Rosemary being prepped, bundled, and ties to be hung and dried

While rosemary is most commonly found in the kitchen today, that hasn't always been the case. Many ancient reports show that rosemary has been used medicinally for thousands of years to help soothe a wide range of ailments, from digestive upset to memory loss. It's also frequently considered to be an immune system stimulant that can help to keep you healthy.

To reap these botanical benefits, rosemary may be eaten fresh, used to make soups or teas, or–you guessed it–dried and smoked.

Why Smoke Rosemary Leaves?

We'll be honest, smoking rosemary isn't the most common thing, and you'll be hard pressed to find a bunch of evidence to prove any health benefits. Still, anecdotal reports (and a bit of what we do know about rosemary's therapeutic benefits) point us to one general conclusion: Rosemary, when smoked, offers a flavorful, uplifting botanical experience.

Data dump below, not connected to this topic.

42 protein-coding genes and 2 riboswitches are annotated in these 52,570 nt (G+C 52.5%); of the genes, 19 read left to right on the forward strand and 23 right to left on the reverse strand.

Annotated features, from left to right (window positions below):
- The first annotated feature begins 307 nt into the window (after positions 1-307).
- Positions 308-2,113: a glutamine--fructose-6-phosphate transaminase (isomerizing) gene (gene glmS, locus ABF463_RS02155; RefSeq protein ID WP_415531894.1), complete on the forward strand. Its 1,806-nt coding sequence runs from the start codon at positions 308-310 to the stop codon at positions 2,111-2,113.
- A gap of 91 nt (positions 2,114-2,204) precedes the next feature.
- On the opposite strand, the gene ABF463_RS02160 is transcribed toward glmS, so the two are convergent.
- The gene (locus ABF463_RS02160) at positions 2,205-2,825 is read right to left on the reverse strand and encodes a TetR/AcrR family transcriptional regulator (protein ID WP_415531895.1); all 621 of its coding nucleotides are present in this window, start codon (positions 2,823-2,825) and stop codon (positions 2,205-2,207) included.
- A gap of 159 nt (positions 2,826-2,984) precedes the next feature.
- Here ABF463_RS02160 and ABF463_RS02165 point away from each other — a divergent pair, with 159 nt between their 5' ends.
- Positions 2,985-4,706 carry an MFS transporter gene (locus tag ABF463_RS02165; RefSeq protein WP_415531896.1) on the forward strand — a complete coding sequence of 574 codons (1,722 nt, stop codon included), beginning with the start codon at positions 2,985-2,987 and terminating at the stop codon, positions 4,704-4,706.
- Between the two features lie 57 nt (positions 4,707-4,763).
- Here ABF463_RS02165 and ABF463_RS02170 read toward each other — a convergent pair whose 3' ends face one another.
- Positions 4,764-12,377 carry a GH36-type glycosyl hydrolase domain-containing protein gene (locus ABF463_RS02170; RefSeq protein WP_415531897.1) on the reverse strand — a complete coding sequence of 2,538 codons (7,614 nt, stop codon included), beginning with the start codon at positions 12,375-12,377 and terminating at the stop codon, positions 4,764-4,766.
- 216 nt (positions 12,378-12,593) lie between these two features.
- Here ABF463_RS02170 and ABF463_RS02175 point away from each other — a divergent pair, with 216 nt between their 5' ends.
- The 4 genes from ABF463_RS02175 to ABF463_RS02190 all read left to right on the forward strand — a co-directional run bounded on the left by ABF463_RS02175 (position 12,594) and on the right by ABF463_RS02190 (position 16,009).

Rosemary can be enjoyed by any consumers looking for a fragrant herbal smoke, but it's also frequently enjoyed by cannabis connoisseurs as a flavorful addition to a joint or blunt.

Is Smoking Rosemary Safe?

Smoking, of course, comes with its own set of risks, regardless of what you smoke. As far as Rosemary is concerned, there's no reason to believe that it's any less safe than any other smokable herb. Whether you're hoping to add this to your favorite herbal smoking blends or use it to spike a joint with piney, botanical goodness, safety shouldn't be a concern as long as you take basic precautions.